The first challenge is that the definition should not hinge on resistance to all drugs tested, because the number of drugs tested varies widely between laboratories. Anti-TB drugs are now divided into 11 categories, some of which represent classes of closely related drugs on the basis of chemical similarity and frequency of cross-resistance: 1) isoniazid, 2) rifamycins (e.g., rifampin, rifabutin, rifapentine), 3) pyrazinamide, 4) ethambutol, 5) streptomycin, 6) second-line aminoglycosides (e.g., kanamycin, amikacin), 7) cyclic polypeptides (e.g., capreomycin, viomycin), 8) fluoroquinolones (e.g., ciprofloxacin, ofloxacin, levofloxacin, and moxifloxacin), 9) thioamides (e.g., ethionamide, prothionamide), 10) serine derivatives (e.g., cycloserine, terizidone), and 11) para-aminosalicylic acid.
It would be problematic for the proposed terminology if laboratories tested for 1 representative drug within each class of second-line drugs but not for all of the drugs in that class. For example, many laboratories test for resistance to kanamycin and ofloxacin but not for resistance to amikacin, capreomycin, levofloxacin, and moxifloxacin. Before strains can be said to be totally drug resistant or not totally drug resistant, laboratories would have to test for resistance to all of these drugs as well as the thioamides, serine derivatives, and para-aminosalicylic acid.
Along the same lines, the second challenge is that in vitro testing data suggest cross-resistance among different drugs within a class of drugs (e.g., the fluoroquinolones) or closely related classes of drugs (e.g., the aminoglycosides and polypeptides) is not 100%. For example, not all rifampin-resistant isolates are resistant to rifabutin, not all kanamycin-resistant isolates are resistant to amikacin and capreomycin, and not all ofloxacin-resistant isolates are resistant to moxifloxacin (17,18). Many isolates with resistance to low levels of isoniazid are susceptible to higher concentrations of isoniazid (17). Molecular analysis of the mechanisms of drug action and drug resistance has explained some of these differences, but this information is incomplete, and conventional growth-based DST and molecular tests are imperfect (19–21). Molecular detection of drug resistance is not always concordant with conventional growth-based detection by DST (19). Our increasing understanding of the biologic mechanisms for resistance is shedding light on some of these inconsistencies (21). Whether these subtle differences in bacterial resistance to different drugs within the same chemical class of drugs have any clinical impact is unknown and exceedingly difficult to study (21). If an isolate is resistant to ofloxacin but susceptible to moxifloxacin, would it count as totally drug resistant? The same question could be applied to kanamycin, amikacin, and capreomycin. These are among the reasons that the WHO/Centers for Disease Control and Prevention definition of XDR TB is based on resistance to drugs within a class of closely related drugs, i.e., any fluoroquinolone and any of the 3 second-line injectable drugs.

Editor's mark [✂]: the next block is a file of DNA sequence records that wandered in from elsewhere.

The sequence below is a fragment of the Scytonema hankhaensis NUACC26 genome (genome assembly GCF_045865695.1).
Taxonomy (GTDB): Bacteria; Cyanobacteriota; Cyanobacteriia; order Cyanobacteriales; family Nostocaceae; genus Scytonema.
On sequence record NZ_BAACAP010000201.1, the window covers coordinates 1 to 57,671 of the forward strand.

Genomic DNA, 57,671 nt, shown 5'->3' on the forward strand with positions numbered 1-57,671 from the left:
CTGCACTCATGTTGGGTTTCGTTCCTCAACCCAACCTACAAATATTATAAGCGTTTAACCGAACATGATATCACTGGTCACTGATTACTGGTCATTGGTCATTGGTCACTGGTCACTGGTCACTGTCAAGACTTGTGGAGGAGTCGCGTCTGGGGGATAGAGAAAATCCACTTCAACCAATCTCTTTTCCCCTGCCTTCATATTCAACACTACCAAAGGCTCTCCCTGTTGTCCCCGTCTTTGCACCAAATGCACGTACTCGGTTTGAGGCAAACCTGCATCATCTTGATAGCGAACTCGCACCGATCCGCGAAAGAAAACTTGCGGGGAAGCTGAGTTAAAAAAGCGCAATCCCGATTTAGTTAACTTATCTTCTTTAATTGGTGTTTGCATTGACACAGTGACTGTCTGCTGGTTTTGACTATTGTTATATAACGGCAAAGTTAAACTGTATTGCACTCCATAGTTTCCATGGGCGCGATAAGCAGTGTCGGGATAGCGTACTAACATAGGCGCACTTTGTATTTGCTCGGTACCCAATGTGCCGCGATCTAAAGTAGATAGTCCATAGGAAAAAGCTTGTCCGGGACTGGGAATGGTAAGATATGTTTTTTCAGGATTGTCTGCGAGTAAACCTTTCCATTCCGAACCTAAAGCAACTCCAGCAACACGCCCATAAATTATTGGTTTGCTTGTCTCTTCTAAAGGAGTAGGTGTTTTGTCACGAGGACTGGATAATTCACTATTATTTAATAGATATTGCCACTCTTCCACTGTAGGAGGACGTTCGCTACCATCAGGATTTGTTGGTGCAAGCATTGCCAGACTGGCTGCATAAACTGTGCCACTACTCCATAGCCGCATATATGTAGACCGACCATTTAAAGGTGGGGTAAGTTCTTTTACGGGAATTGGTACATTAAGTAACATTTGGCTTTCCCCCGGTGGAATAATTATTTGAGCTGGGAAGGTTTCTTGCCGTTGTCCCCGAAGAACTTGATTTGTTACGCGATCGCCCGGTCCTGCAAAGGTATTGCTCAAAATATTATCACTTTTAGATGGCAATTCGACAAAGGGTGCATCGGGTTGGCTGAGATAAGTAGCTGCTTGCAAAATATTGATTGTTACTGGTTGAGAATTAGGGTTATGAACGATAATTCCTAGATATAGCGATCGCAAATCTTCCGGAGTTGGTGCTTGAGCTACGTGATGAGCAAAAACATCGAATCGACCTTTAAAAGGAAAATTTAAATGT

Given the global emergence of XDR TB, the third challenge is that physicians and patients have reached for so-called third-line drugs (22), some of which are also classified by WHO as Group 5 drugs (23), because of their in vitro effect against M. tuberculosis or because of their activity against other species of mycobacteria. These third-line drugs include amoxicillin/clavulanic acid, clofazimine, linezolid, metronidazole and other imidazoles, thioridazine and other phenothiazines, macrolides, and monobactams (imipenem, meropenem) (24–28). Clinical trials of some of these drugs (linezolid, clofazimine, metronidazole, clarithromycin, azithromycin) have been undertaken to define their effectiveness against drug-susceptible and drug-resistant disease (www.clinicaltrials.gov/ct2/search). Most mycobacteriology laboratories do not test M. tuberculosis for resistance to these drugs, and DST methods have not been standardized or widely accepted. Nonetheless, reference and research laboratories in several countries test for resistance to these drugs (24,25,29,30). If an isolate from a patient retains susceptibility to >1 of these drugs, it could not really be considered totally drug resistant. A good definition should address this issue.
The fourth challenge is that DST for several anti-TB drugs is not sufficiently reproducible or reliable; retesting the same isolate gives a different result in many cases (20). Moreover, different laboratories use different methods, and DST technology continues to evolve (17,23,31–35). Subcategorization of resistance beyond XDR enables this variability to become more of a confounding factor for surveillance and patient care. The reproducibility of DST for ethambutol, pyrazinamide, and ethionamide is ≈80% and the reproducibility of DST for para-aminosalicylic acid and cycloserine is ≈50%–60% (12,13,36). Since the original studies of the 1960s (31,32), few studies have compared the results of DST from different testing methods with the outcomes of patient care and treatment (21,37).